>     GET was the most "visible" of all.
>
>     Now any SOAP message can be encoded as a HTTP GET, with "?" and "&"s.
>
>     Here's one way. Make XPath expressions for all the content in the
>     SOAP message, for example:
>
>     soap:Envelope/soap:Body/m:GetStockPrice/m:StockName
>
>     URL encode these expressions (not shown here). Then make a parameter:
>
>     soap:Envelope/soap:Body/m:GetStockPrice/m:StockName=IBM
>
>     Then string all the parameters together with ampersands.
>
>     This (with a few more tricks for namespace definitions and
>     attributes) is a linear encoding of all of the information in the
>     SOAP message into a GET request. No more and no less. So how can
>     it be claimed that there is a difference in "visibility" between
>     the two?
>
>     Jeff
>
>
>     Mark Baker wrote:
>
>>On Thu, May 29, 2003 at 12:28:46PM -0400, Christopher B Ferris wrote:
>>  
>>
>>>I guess I just don't know what you think a "generic" intermediary is then. 
>>>Give me an example
>>>of a generic HTTP intermediary that does not have a specific role(s) like 
>>>caching.  If my cache example
>>>is not generic, I don't know what is. You seemed to have simply ignored 
>>>that aspect of
>>>my previous message. Was my example not "generic" by your standards?
>>>    
>>>
>>
>>No, at least not for the purposes of doing the apples-to-apples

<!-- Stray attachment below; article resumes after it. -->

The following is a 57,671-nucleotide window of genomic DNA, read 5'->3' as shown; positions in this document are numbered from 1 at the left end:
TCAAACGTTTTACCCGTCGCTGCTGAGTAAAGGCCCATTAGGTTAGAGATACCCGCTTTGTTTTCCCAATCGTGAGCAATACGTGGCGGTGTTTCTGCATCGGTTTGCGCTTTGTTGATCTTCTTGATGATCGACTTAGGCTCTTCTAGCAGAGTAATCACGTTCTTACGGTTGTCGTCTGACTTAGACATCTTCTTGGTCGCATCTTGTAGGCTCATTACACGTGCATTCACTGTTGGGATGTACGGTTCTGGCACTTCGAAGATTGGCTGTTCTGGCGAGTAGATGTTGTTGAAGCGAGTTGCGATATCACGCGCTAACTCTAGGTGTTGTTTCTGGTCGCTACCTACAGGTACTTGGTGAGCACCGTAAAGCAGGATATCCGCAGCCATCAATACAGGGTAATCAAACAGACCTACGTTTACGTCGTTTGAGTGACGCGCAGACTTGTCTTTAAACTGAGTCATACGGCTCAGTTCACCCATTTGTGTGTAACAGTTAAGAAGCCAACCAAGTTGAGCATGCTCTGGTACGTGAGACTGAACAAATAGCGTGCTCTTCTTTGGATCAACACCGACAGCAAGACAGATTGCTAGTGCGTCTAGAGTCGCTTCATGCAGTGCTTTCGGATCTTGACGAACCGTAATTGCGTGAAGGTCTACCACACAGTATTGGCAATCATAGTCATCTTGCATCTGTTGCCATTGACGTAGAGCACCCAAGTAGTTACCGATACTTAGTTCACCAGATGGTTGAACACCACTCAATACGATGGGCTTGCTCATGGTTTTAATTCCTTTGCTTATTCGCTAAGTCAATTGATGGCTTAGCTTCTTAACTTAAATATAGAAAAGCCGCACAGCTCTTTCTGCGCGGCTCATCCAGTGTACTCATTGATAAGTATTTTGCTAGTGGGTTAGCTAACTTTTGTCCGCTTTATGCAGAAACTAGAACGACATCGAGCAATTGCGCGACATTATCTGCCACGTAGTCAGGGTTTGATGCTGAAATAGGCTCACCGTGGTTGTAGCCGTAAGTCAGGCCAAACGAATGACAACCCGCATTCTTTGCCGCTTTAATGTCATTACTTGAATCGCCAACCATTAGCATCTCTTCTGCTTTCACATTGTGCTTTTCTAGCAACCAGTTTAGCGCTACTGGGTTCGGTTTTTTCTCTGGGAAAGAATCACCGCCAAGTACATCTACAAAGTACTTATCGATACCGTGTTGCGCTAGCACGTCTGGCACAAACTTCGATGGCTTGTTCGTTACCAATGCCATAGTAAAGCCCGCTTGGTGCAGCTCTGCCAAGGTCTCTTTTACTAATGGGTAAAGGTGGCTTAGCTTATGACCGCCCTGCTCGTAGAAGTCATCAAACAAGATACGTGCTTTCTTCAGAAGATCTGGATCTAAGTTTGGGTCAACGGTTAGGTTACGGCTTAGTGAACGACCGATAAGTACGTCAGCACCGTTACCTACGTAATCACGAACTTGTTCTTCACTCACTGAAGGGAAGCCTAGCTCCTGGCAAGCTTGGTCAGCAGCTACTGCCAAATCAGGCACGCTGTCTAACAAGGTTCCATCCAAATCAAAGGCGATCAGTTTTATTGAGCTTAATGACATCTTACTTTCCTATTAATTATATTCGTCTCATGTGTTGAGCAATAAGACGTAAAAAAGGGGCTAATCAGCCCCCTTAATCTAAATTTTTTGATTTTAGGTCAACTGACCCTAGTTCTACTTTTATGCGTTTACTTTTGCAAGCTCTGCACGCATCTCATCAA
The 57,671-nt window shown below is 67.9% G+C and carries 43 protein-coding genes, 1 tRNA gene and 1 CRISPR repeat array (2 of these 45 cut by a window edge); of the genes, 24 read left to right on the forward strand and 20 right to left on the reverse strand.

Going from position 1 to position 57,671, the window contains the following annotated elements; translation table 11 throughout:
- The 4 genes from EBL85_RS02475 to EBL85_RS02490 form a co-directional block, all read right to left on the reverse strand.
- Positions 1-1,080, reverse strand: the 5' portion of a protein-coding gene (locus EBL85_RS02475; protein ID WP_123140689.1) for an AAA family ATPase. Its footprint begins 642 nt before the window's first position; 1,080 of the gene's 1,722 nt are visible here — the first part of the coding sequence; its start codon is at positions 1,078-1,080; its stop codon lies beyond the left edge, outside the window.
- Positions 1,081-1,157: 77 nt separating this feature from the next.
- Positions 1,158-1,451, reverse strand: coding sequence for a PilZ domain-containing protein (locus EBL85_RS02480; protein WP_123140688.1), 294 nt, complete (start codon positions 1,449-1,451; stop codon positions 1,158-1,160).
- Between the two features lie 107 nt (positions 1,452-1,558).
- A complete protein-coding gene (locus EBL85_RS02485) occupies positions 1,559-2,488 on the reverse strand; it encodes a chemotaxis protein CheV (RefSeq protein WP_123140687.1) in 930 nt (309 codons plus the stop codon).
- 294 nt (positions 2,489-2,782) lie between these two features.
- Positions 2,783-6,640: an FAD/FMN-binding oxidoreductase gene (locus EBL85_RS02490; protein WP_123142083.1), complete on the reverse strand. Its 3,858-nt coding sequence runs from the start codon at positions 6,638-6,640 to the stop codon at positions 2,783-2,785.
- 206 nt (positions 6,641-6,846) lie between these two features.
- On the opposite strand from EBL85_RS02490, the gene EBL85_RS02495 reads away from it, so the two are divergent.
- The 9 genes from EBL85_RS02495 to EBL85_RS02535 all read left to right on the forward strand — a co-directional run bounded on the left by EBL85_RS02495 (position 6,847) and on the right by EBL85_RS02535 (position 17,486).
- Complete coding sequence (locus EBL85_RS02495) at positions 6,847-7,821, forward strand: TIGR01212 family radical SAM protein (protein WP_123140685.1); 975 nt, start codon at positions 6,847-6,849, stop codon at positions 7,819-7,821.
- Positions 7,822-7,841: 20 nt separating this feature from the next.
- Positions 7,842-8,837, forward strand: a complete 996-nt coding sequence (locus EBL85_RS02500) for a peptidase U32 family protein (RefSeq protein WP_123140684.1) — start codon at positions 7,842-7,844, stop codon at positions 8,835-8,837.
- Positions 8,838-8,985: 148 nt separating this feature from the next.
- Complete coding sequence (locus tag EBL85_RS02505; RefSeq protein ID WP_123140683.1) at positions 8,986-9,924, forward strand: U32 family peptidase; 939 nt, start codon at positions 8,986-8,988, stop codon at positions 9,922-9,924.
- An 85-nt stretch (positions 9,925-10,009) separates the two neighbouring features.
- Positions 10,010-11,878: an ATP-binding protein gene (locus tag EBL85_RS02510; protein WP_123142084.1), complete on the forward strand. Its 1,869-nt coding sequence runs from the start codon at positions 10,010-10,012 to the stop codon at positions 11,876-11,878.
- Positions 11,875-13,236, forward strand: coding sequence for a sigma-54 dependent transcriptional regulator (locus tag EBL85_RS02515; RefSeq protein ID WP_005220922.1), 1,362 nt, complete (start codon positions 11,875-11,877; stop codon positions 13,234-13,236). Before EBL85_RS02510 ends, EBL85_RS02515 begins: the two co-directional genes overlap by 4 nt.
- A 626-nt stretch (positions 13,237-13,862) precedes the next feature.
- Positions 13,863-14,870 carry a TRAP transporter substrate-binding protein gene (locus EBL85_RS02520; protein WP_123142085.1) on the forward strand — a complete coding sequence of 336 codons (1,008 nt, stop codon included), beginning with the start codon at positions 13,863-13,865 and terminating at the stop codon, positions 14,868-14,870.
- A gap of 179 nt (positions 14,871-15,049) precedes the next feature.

>>visibility comparison.  I was trying to emphasize that HTTP defines
>>many application layer features, while SOAP does not.  That may seem
>>obvious and non-important, because SOAP may have lots in the future, but
>>that's really the point; it doesn't have them now, so a SOAP
>>intermediary developed with no knowledge of them has no visibility into
>>a transaction that uses them (outside of knowing that it doesn't know
>>what they mean, ala mustUnderstand).
>>
>>Mike has said that SOAP firewalls will be going to market soon.  What
>>SOAP applications will they understand?  Will those firewalls be
>>upgraded for every new extension that comes along?  Because that's the
>>only way will they have similar visibility into SOAP transactions that
>>HTTP intermediaries developed today will have into HTTP transactions
>>executed 10 years from now.
>>
>>BTW, I would *really* appreciate a response to this;
>>
>>  
>>
>>>>A SOAP+E intermediary would have *excellent* visibility into an
>>>>interaction between a client and server using those extensions, right?.
>>>>For example, if it had hardcoded-in knowledge of WS-Transaction, then it
>>>>could sit between a client and server coordinating a transaction, and
>>>>be able to follow along quite well; far better than it could if
>>>>something other than a transaction was being coordinated.  Agreed?
>>>>
>>>>So can you see my point?  HTTP is at the same layer as WS-Transaction;
>>>>both are application layer coordination languages.
>>>>      
>>>>
>>
>>MB
>>  
>>
>
Received on Friday, 30 May 2003 18:36:19 GMT

This archive was generated by hypermail 2.2.0+W3C-0.50 : Tuesday, 3 July 2007 12:25:43 GMT